book reading in London

So there are highs, and there are lows. There’s an emotional cost, especially when you’re in the middle of writing a book and your children think they’re orphans and your partner feels like your having an affair. Some people will amaze you with their pettiness and jealousy. I personally had a sister-in-law who has never been particularly fond of me decide to post horrible reviews of my book all over the internet (without actually bothering to, like, read it). She still hasn’t apologized, and probably never will. Such stories are far from rare. Other writers who have yet to be published may hate you. In short, you have to grow a thick skin pretty quickly, and as most writers tend to be ‘sensitive types’ that’s not easy either.

But I’m not trying to put you off. A year in, I’m not bailing any time soon (I’m on a deadline and under contract for a start). I’m just warning all those chasing that first deal…it will change your life, but not in the ways you might expect. Will it be worth it?



Review: Wicked Games by Kelly Lawrence

A year after publication; here’s one of the first reviews of ‘Wicked Games’ by the lovely Paige Matthews.

Paige Matthews

I had Ms. Lawrence on the Author Showcase about a week or so ago, maybe two promoting her new book Wicked Games. Here is my review I owe her!


Wicked Games by Kelly Lawrence

Rating: 4.5 Stars out of 5

Book Description:A red-hot account of how an everyday woman is seduced into a thrilling sub/dom relationship. This is true-life erotic romance at its best.

“Looking back, I think I knew I was in trouble the first time I met him. The road he took me down was at once both more liberating than I could have dreamed of, and yet more intense than I could cope with. If the path of love doesn’t always run smooth… then how much more crooked it becomes when mixed with raw desire.”

This is no novel, but the memoir of an intense, exciting and at times unsettling relationship. Alex, for all his charms…

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Structuring your Story part seven; The Lion King and Voglers Journey


Christopher Vogler is widely recognised as an expert on story structure. His ground breaking work, fully entitled ‘The Writer’s Journey; Mythic Structure for Writers’ has become definitive reading for both screenwriters, students of both film studies and mythic structure, and novelists alike.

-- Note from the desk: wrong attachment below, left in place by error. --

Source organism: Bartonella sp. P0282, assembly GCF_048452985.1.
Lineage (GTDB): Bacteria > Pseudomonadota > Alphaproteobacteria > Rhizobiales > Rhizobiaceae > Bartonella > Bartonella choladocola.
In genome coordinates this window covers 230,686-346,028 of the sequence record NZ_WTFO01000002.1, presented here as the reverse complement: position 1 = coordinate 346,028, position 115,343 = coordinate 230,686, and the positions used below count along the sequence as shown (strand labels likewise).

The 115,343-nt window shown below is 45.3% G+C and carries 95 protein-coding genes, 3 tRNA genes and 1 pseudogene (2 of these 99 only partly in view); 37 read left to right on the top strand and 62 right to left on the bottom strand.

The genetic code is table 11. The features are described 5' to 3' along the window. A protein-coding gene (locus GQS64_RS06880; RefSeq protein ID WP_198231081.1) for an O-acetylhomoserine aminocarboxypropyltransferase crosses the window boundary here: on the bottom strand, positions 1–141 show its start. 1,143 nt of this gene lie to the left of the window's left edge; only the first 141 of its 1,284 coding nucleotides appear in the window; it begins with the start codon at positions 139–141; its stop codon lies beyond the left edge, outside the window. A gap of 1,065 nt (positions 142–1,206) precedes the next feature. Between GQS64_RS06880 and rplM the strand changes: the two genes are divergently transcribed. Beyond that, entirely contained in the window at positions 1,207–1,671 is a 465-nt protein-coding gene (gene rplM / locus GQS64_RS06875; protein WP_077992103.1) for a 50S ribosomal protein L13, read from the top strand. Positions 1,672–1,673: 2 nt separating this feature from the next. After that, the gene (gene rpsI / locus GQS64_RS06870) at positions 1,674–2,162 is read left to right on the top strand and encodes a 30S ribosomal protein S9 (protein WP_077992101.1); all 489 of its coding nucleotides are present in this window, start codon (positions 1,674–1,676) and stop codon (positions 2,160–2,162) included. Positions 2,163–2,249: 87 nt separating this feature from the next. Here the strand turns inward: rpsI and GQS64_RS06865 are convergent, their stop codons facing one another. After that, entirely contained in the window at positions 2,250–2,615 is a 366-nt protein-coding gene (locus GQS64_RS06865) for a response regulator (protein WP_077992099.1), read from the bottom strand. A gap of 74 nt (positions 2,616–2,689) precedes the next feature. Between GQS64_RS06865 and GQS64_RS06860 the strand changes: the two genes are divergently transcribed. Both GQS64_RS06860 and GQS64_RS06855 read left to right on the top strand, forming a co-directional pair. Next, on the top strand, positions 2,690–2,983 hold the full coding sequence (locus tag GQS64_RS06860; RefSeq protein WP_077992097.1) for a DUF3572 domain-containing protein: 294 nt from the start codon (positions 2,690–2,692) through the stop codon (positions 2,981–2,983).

The book was born, believe it or not, out of a memo, circulated by Vogler while working at Disney Studios. The memo concerned Joseph Campbells’s work on the hero’s journey within various world mythological cycles, and the ways in which Vogler saw this ‘hero’s journey’ playing out in the structure of on-screen stories. Vogler’s ideas caused quite a stir, and were the basis for the eventual book, which is now translated into eight languages.

Vogler himself has since worked as a consultant for various Hollywood studios, and helped advise on blockbuster movies such as Fight Club, The Lion King and Black Swan. In his latest course ‘the Essence of Storytelling’ Vogler discusses how the use of powerful story structure grounded in myth can turn a film from merely ‘mindless amusement’ to conscious story-telling that triggers powerful emotions in the viewer, resulting in a ‘healthy catharsis’ (first described by Aristotle when discussing the impact of the Greek tragedy plays upon their audience). Powerful stuff.

Although aimed at screenwriters and moviemakers, Voglers work is also enduringly popular with novelists. After all, story is story. The best novels, too, follow a similar structure and result in a ‘healthy catharsis’ on the part of the reader.

So what does this ‘mythic journey’ consist of? Vogler’s structure is similar to the eight point arc we looked at in the previous chapter, though rather more expanded; progressing through twelve stages based upon Campbell’s ‘Hero’s Journey’.

  • Ordinary World – the beginning ‘stasis’. We see our hero/ine in their everyday environment. To take ‘The Lion King’ as an example, we see Simba’s world and his role within the pride and the ‘Circle of Life’.

  • Call to Adventure – the ‘trigger’. The problem or challenge that sets our hero off on his journey. Simba is growing up and must prepare himself to be King.